Moreover, the SEC has provided at least two reasonable explanations justifying the imposition of the distribution requirement as a reasonable "limitation" on petitioners' investment adviser activities. First, the distribution requirement will apprise present and prospective clients of the Commission's findings so that these investors may be fully informed in deciding whether they wish to do business with petitioners. Second, the distribution requirement may discourage petitioners from committing further violations. Given the serious nature of the petitioners' violations, we cannot deny that the distribution requirement is a rational means to alert actual and prospective clients of petitioners' misconduct and to discourage any further such conduct. See Reddy, 191 F.3d at 124 ("[S]o long as an agency has articulate[d] a satisfactory explanation for its action including a rational connection between the facts found and the choice made, we will uphold its choice of sanctions.") (citations and internal quotation marks omitted); County Produce, Inc. v. United States Dep't of Agric., 103 F.3d 263, 266 (2d Cir. 1997) (noting the "fundamental principle that where Congress has entrusted an administrative agency with the responsibility of selecting the means of achieving the statutory policy[,] the relation of remedy to policy is peculiarly a matter for administrative competence") (citation and internal quotation marks omitted).


Finally, petitioners argue that the distribution requirement was an abuse of discretion because the Commission has never before imposed such a sanction against an investment adviser in a litigated case. The Commission, however, has previously imposed sanctions similar to the distribution requirement here in investment adviser advertising cases that have been settled. See, e.g., In re Consolidated Fin. Advisors, Inc., 65 SEC Dkt. 1414 (Sept. 26, 1997); In re Wall Street Money Mgmt. Group, Inc., 58 SEC Dkt. 1953 (Jan. 30, 1995); In re Harvest Fin. Group, 42 SEC Dkt. 1327 (Feb. 21, 1989); In re Blue Chip Market Advisor, Inc., 44 SEC Dkt. 1467 (Oct. 25, 1989). We find no indication that the SEC singled out petitioners for particularly severe punishment. Cf. Winkler v. SEC, 377 F.2d 517, 518 (2d Cir. 1967) (warning that the court must be "watchful" of whether sanctions have been applied in an "unduly harsh" or "discriminatory" manner). Moreover, petitioners have not identified any particular instances in which persons who intentionally misled their clients received more lenient treatment. Accordingly, we find that the sanctions imposed by the Commission do not constitute an abuse of discretion.



Having reviewed the record and examined petitioners' arguments and having found those arguments to be without merit, we affirm the opinion and order of the Securities and Exchange Commission.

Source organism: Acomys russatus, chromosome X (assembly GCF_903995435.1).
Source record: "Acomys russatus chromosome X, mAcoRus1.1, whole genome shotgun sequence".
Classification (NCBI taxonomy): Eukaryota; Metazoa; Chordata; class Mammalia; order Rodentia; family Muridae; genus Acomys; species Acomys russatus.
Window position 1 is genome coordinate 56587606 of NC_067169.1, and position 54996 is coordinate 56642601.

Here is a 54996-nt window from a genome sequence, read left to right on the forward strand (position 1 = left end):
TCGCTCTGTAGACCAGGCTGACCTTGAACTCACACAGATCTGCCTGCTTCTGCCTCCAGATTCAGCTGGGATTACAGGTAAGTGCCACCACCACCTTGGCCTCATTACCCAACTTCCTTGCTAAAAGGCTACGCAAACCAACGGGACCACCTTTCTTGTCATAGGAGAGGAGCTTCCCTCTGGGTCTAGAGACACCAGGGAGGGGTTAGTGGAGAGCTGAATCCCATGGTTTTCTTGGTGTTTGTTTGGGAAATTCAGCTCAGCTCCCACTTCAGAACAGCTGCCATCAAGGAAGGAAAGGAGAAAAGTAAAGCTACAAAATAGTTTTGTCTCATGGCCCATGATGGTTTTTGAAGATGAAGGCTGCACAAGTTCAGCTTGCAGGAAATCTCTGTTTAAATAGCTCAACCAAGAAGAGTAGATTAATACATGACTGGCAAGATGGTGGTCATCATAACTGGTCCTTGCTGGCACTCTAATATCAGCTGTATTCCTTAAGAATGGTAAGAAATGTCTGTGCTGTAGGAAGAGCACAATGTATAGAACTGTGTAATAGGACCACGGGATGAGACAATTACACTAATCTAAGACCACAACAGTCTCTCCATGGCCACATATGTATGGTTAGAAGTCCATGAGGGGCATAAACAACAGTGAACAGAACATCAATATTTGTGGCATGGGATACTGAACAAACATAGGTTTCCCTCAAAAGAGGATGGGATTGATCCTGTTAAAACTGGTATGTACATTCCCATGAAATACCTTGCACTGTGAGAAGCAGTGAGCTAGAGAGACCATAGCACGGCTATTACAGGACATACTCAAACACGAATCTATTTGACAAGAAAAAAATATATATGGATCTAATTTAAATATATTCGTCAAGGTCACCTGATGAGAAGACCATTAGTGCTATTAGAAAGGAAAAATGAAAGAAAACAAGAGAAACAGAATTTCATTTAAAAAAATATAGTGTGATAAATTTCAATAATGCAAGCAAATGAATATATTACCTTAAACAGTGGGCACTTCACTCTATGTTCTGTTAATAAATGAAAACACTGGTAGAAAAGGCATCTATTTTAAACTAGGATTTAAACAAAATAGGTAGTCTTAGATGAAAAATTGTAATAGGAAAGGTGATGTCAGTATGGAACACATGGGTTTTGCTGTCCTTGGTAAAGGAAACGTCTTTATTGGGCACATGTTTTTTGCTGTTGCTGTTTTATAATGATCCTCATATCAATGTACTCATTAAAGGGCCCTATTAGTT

Discretionary accounts are those accounts over which VAS exercised full discretionary authority because the clients had placed no restrictions on their management.


In a letter to the Commission, Valicenti explicitly defined a "balanced" account as an account with an asset mix ranging from 70% equity and 30% fixed income to 30% equity and 70% income ("the 70/30 definition"). He later testified, however, that the 70/30 definition was a "guideline" and that a "balanced" account was defined in terms of its investment objectives instead of its asset mix.


Valicenti does not appeal this particular finding.


Section 206(1) prohibits the "employ[ment of] any device, scheme, or artifice to defraud any client or prospective client." 15 U.S.C. 80b-6(1). Section 206(2) makes unlawful "any transaction, practice, or course of business which operates as a fraud or deceit upon any client or prospective client." 15 U.S.C. 80b-6(2). Section 206(4) proscribes "any act, practice, or course of business which is fraudulent, deceptive, or manipulative" and provides that the SEC shall promulgate rules thereunder. 15 U.S.C. 80b-6(4). SEC Rule 206(4)-1(a)(5), promulgated pursuant to 206(4), prohibits the publication of any advertisement "[w]hich contains any untrue statement of a material fact, or which is otherwise false or misleading." 17 C.F.R. 275.206(4)-1(a)(5).


We note that at least two circuits have held that 206(1) of the IAA requires a finding of fraudulent intent. See SEC v. Steadman, 967 F.2d 636, 641 & n.3 (D.C. Cir. 1992); Steadman v. SEC, 603 F.2d 1126, 1134 (5th Cir. 1979), aff'd on other grounds, 450 U.S. 91 (1981); see also Messer v. E.F. Hutton & Co., 847 F.2d 673, 677-78 (11th Cir. 1988) (per curiam) (relying on, inter alia, the Fifth Circuit's decision in Steadman to find scienter requirement in another anti-fraud provision of the securities laws containing language parallel to that of 206(1)). Because we uphold the Commission's finding of intent to defraud with respect to each violation, however, we do not need to reach the question of whether 206(1) imposes such a scienter requirement.


Petitioners have waived any challenge to the censure sanction by apparently conceding that it would have been appropriate upon a finding of negligence. Accordingly, it is also appropriate upon a finding of more serious misconduct, i.e., fraud.